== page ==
:star: Factors Influencing Intensity of Food Production and Supply :star:
Factors Influencing Intensity of Food Production and Supply
Extreme temperatures cause diseases or even death in poultry and cattle
Greenhouses may be used to create optimal conditions (i.e. light, temperatures, irrigation) for plant growth. E.g. in Canada, to overcome otherwise short growing seasons
Temperatures affect different rates of photosynthesis and seed germination: it is often difficult for crops to grow below 5 degrees Celcius. E.g. Crops rarely grow during winter
Amount of rainfall required for growth varies among different crop types
E.g. Corn requires more water than soya beans
Generally, high temperatures and high rainfall are more conducive for crop growth
Soils & drainage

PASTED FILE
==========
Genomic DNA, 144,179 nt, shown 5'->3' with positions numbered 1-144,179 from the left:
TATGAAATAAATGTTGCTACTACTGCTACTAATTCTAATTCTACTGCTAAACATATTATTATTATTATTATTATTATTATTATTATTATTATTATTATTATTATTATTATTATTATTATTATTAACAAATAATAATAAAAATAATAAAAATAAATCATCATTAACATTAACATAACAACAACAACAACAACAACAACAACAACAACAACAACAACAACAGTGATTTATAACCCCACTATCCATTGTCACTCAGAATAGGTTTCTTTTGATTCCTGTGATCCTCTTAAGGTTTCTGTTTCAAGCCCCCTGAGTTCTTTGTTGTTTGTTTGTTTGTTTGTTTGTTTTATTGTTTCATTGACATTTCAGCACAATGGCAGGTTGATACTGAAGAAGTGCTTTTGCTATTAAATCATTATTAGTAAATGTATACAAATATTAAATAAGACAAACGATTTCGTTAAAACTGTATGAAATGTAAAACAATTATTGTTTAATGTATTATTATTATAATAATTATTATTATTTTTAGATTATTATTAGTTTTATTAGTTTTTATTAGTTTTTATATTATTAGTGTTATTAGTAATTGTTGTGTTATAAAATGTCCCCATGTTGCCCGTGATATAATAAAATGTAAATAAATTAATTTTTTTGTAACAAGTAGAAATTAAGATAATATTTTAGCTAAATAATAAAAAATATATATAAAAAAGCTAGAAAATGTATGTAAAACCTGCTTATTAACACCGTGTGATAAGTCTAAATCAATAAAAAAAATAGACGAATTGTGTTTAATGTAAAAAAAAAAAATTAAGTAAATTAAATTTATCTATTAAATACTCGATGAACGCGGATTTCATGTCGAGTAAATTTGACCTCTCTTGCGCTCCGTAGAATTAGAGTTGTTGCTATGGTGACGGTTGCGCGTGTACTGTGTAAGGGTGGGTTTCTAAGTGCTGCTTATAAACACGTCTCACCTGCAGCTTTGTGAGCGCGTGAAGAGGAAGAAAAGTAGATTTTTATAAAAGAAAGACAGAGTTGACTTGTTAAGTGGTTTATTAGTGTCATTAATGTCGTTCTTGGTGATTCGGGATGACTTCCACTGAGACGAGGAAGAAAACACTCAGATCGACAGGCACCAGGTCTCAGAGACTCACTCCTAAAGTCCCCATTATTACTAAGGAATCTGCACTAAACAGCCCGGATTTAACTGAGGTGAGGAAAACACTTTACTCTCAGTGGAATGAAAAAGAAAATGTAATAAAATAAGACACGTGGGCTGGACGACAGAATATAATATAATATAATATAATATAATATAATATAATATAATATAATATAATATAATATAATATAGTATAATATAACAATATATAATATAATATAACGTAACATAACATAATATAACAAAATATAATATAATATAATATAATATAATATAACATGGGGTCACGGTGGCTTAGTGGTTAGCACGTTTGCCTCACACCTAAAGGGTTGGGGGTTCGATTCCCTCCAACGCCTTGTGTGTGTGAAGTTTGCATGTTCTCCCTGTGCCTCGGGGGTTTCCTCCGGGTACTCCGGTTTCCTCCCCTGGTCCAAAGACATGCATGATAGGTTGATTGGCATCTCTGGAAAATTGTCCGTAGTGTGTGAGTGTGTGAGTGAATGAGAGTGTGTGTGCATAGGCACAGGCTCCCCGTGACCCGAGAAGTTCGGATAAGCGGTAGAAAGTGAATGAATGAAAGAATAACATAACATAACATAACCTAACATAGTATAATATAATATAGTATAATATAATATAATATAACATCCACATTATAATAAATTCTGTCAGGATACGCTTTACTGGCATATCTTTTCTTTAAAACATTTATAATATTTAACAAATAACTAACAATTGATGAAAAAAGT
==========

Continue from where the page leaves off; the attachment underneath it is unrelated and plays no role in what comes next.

Soil is the top layer of the Earth's surface, made up of rocks, organic matter and minerals. E.g. Nitrogen, Phosphorus, Potassium
Soil drainage is the ability of the soil to RETAIN or DRAIN off water: improper soil drainage may cause poor crop growth
Rice grows better in clay than sandy soils.
Gradient: When relief is steep, rain is likely to wash topsoil of nutrients away. When saturated, the topsoil becomes less stable and gets washed downslope. Sloping land is suitable for crops that grow in well-drained soil e.g. grapes, tea, coffee
E.g. Cameron Highlands - has tea plantations due to terracing, to make use of the slopes. And strawberries can grow all year round due to the cooler temperatures at higher altitudes.
Remember that temperature changes as altitude changes. The higher the altitude, temperature decreases. Cooler temperatures are suitable for growing cool climate crops e.g. strawberries
Relief is the slope and altitude of a land surface. Previously unsuitable (steep) slopes can now be modified to create flat land surface for farming via terracing. E.g. in Sapa, Vietnam.
Purpose of farming: subsistence vs commercial farming
Demand and capital
Common Agricultural Policy (CAP) of the European Union (EU)
High-yielding varieties (HYVs)